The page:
Safety in the Workplace: Have You Done All You Can for Your Small Business?

Slippery Sign

Big businesses may be the Hollywood A-listers of the economy – grabbing the headlines with shiny products and services – but small businesses are its real lifeblood, doing the sort of unsung and vital off camera work that keeps the show on the road. In the US alone there are about 28 million small businesses and these employ about half of the total workforce.

Advantages of Being Small

A small business can offer the sort of personal service to clients and customers that larger firms could only dream of but one thing it will always lack is scale. With scale comes the ability to handle issues such as safety in the workplace with the resources required.

But that doesn’t mean small businesses will automatically be poor at safety, it just means that they have to develop an ethos that involves everyone within the organisation.

Developing Communication Channels

Developing that attitude is important for any business owner. It is the first thing you must do to ensure you are running a safe workplace. Staff must feel empowered to take responsibility and understand how and where to raise any safety concerns. A company that enjoys strong communication will, undoubtedly, be a safe one.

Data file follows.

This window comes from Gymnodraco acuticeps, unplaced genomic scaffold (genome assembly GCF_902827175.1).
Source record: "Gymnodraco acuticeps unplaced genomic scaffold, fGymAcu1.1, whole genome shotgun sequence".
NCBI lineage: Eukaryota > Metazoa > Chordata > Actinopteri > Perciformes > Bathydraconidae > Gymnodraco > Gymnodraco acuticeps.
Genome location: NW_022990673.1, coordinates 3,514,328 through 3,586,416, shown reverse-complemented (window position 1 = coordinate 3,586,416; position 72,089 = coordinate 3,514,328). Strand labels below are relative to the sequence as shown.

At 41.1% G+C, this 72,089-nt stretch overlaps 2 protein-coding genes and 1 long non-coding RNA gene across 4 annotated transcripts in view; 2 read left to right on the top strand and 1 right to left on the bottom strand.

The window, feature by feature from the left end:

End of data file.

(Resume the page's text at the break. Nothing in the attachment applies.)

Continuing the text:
With an ethos and communication structure in place, it’s necessary to appoint someone to lead the safety side of your business. In a low risk, small scale operation this can easily be a pre-existing employee. They can ensure checks are carried out, paperwork is filled in, training is undertaken and be the person at the heart of your communication structure.

You need to develop a clear policy on safety and for a small business this should, ideally, be collaborative. Get everyone in your organisation to pinpoint the potential hazards associated with your operation and assess how these can be safely managed. Involving everyone in this will ensure that the people on the ‘front line’ have their say, leading to a sensible policy that everyone can ‘buy in to’. Help is available to enable you to establish what hazards your operation has and what the law says about tackling them.

Equipment

Then, as an employer, it is your duty to make sure you invest in the right safety equipment and that you replace and repair faulty items when your staff point them out. Also, work with the employee who is leading the safety aspect of your operation to review your policy on a regular basis.

It’s also important to team up with respected and trusted contractors when it comes to performing specialist functions and ensuring that any operations are undertaken in the safest of conditions. So that’s a no to hazardous sandblasting and a yes to Plastic Media Blasting from Airblast AFC – and a no to working at heights or extreme temperatures without proper prior checks or asking your drivers to complete long trips without breaks or training from the American Safety Council.

Setting an Example

By setting a strong example and establishing a healthy atmosphere your business will be set up to be safe. It’s then up to you to build on that with working practices that have safety at the forefront, the development of a strong and collaborative policy and through entrusting safety management with an organised and reliable employee.

Careful deployment of common sense and an understanding of the law are required – as is a good attitude to safety. Adopting this ensure you will be doing all you can for your small business.